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Human Rights

Human rights are fundamental principles of personal dignity and universal equality. Paladin is committed to respecting human rights and fundamental freedoms as outlined in the International Bill of Rights, and believes that respecting such rights fosters social progress, better standards of living and greater freedom for individuals.


Paladin recognises that a conscious focus on respect for human rights is required at both its sites in Malawi and Namibia whose operating context, according to the Maplecroft Human Right Risk Index, is considered to have high and medium exposure to human rights riss [54] respectively. Paladin’s approach to respecting human rights is governed by the Company’s Human Rights Policy [55] which is reviewed by the Board on a regular basis to ensure it remains current. The Policy provides the overarching framework to assist in achieving Paladin’s commitment to human rights principles. The Policy acknowledges the rights articulated in the following instruments:


  • UN International Bill of Human Rights
  • UN Universal Declaration of Human Rights
  • UN Guiding Principles on Business and Human Rights
  • UN Global Compact
  • International Labour Organisation (ILO) Declaration on Fundamental Principles and
  • Rights at Work
  • The Voluntary Principles on Security and Human Rights
  • OECD Guidelines for Multinational Enterprises
  • Equator Principles

Overall accountability for the successful implementation of the Human Rights Policy resides with the Managing Director/CEO to enhance awareness of the Company’s performance at Board level.

Human Rights Risk Assessment

The NomoGaia human rights organisation has been evaluating and monitoring the human rights impacts of the KM since 2009 at which time a full human rights impact assessment was undertaken. Subsequent monitoring of the human rights impacts of the KM was undertaken by NomoGaia in 2010, 2013 and most recently in June 2015, once the mine had been placed on care and maintenance.

The overall finding of the 2015 monitoring report is “despite facing an array of contextual challenges, the human rights impacts of the Kayelekera Mine are presently generally positive.”  The Right to Education and the Right to Water were rated as an outstanding positive improvement as a direct result of the KM. The report findings stated that the human rights impacts in relation to the Right to Health, Right to Work, Right to an Adequate Standard of Living, Right to Remuneration, Freedom of Association/Unionisation, Freedom of Expression/Freedom of Assembly, and Non-Discrimination were all rated as positive improvements directly due to the KM.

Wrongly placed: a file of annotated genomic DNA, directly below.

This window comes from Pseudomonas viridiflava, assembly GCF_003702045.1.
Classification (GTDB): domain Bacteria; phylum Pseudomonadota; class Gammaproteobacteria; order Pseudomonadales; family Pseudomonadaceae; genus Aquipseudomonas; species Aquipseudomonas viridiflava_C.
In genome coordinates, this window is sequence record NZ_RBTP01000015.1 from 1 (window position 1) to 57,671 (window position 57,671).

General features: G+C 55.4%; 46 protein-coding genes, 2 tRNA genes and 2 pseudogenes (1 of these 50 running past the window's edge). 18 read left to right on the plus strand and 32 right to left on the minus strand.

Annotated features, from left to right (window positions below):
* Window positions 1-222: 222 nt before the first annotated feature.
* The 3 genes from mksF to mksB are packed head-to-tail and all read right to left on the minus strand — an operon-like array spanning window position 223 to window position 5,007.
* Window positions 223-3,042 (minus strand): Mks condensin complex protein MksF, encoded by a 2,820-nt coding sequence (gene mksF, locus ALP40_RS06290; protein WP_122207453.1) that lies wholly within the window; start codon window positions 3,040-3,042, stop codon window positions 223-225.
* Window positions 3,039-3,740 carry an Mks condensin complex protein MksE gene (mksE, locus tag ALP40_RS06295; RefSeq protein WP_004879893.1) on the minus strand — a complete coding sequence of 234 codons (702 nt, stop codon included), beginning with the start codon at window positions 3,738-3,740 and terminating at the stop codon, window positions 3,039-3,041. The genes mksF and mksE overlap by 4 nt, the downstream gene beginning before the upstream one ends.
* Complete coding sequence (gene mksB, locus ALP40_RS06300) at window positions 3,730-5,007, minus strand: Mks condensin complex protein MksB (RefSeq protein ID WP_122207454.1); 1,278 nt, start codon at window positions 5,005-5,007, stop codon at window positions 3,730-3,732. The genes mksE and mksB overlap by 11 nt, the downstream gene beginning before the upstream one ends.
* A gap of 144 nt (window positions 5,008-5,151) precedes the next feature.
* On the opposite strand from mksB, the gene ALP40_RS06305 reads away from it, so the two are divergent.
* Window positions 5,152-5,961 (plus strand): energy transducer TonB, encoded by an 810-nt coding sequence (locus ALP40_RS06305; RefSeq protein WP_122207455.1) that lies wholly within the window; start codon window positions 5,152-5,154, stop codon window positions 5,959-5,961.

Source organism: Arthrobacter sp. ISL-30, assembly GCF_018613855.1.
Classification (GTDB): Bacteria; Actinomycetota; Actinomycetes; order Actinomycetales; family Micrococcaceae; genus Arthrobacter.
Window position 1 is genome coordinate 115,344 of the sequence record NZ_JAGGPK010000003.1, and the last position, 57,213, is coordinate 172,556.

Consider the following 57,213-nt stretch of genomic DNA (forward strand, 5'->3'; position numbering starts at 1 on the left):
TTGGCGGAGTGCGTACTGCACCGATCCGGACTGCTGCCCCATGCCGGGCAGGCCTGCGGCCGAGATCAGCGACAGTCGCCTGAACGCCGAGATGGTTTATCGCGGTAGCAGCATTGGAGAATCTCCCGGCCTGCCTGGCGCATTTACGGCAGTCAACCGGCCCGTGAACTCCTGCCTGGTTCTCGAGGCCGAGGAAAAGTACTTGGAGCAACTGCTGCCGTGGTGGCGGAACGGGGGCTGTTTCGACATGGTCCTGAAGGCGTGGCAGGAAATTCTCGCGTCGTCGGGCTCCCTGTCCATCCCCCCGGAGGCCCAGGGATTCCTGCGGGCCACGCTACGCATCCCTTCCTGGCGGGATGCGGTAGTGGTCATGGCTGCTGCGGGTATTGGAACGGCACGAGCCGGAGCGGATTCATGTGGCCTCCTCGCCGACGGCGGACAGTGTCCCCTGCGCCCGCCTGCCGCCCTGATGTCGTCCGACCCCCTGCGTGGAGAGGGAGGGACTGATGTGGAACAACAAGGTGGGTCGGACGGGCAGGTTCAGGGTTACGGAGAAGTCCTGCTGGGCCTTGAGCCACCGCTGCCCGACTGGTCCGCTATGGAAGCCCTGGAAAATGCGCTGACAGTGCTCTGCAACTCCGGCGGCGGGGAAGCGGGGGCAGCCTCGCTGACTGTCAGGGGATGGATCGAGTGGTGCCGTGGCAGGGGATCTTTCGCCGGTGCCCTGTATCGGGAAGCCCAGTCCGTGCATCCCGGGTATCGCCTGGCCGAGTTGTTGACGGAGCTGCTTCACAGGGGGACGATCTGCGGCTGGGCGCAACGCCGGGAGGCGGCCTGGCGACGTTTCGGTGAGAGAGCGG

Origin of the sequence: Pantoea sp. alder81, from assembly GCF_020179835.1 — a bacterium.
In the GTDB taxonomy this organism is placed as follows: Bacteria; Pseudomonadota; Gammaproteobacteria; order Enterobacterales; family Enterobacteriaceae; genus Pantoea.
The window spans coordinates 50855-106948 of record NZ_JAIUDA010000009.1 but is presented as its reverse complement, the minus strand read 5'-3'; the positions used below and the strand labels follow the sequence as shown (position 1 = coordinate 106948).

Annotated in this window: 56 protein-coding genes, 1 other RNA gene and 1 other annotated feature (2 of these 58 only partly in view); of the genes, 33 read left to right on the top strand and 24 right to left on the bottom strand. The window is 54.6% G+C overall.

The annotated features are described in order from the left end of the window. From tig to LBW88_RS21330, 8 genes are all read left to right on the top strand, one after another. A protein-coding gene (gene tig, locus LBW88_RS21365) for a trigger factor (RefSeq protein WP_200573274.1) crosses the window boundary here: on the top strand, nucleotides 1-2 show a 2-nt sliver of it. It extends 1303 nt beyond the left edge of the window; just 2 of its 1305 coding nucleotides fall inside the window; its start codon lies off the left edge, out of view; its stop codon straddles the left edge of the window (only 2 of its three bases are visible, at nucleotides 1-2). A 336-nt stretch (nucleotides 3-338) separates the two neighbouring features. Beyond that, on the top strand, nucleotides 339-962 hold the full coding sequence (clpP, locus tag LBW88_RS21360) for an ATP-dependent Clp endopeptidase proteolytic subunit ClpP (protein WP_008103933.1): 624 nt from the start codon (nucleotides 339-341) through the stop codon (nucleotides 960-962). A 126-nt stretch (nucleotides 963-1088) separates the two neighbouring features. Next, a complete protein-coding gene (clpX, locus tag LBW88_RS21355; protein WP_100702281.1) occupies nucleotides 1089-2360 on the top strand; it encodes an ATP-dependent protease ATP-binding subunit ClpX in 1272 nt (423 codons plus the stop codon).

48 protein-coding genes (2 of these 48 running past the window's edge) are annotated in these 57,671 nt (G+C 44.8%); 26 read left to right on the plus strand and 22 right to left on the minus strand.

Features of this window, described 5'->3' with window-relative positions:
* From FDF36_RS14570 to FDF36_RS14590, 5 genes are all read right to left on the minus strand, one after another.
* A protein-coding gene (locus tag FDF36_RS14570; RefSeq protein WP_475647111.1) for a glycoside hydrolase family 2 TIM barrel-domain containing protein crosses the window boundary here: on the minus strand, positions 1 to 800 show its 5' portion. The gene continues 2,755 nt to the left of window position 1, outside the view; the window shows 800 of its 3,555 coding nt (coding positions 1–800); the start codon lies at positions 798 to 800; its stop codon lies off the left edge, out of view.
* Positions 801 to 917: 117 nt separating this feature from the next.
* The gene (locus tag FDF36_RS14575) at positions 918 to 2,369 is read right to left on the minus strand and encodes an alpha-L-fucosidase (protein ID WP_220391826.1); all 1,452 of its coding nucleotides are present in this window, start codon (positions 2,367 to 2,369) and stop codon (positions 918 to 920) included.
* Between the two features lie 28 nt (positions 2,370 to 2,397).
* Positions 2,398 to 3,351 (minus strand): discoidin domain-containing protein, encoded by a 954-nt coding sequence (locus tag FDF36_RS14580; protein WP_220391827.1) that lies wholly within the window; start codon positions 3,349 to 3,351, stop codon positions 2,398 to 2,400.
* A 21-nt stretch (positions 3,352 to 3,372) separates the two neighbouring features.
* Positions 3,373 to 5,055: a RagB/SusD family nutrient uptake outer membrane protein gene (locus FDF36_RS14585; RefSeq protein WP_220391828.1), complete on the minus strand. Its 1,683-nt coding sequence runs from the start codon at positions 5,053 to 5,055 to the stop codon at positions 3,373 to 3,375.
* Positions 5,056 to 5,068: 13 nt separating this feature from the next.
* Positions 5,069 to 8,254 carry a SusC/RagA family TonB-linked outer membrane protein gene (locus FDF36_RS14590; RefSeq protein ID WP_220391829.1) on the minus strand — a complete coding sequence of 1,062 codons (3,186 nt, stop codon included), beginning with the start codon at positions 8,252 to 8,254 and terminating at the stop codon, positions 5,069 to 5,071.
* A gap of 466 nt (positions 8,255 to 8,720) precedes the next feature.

The Right to Food was given an unchanged impact rating from previous surveys of mixed or uncertainty, although no discussion on this Right provided in the report. There was specific mention in the report that the rating of a number of Rights had not significantly changed since 2013, which was considered remarkable by the report author since the mine is on care and maintenance.

The report states that “Paladin has a track record of responding to and managing human rights effectively. If the mine is reopened those processes should be advanced……. Proactive efforts will be necessary to prevent human rights impacts from backsliding.”   

An exception to the positive rating was noted in the report in relation to corporate opacity, related to the “Company not making its large and elaborate environmental data public”. Paladin recognises the requests for complete data sets of environmental data from various non-government organisations. The Company is considering the best forum and approach to provide stakeholders with environmental data and discussion on trends observed that will lead to useful and scientific analyses rather than misuse and misrepresentation of the data by third parties.

Human Rights Training

Training of personnel on Human Rights was a focus of Paladin during the reporting period. At LHM 94 employees received human rights training which calculated to around 16 hours of training. At KM 21 employees were trained in human rights for which calculated to around 26 hours (one hour per employee plus an additional 10 hours training for the presenters.

Security Personnel

Paladin recognises that security practices are closely linked with respecting human rights. Due to the nature of the operation and its remote location in the NNNP, LHM’s risks of human rights issues emerging in association with such security services, is significantly lower to that of KM. LHUPL had 22 security personnel (all contractors) at the end of the reporting period, 20 of whom had received human rights training.

PAL had a total of 79 employees responsible for maintaining security at KM at the end of the reporting period. In addition, there are four police officers stationed at KM. The local Malawian police force is also called to assist at site with additional security, if required. The large security presence is in response to the risk of criminal activity at KM while it is on care and maintenance. All of the Security personnel were trained in human rights as a component of the total 21 employees trained during the reporting period.   

[54] According to Maplecroft's 2014 Human Rights Risk Atlas.
[55] To view Paladin’s Human Rights Policy or any other policy or internally developed codes please go to:

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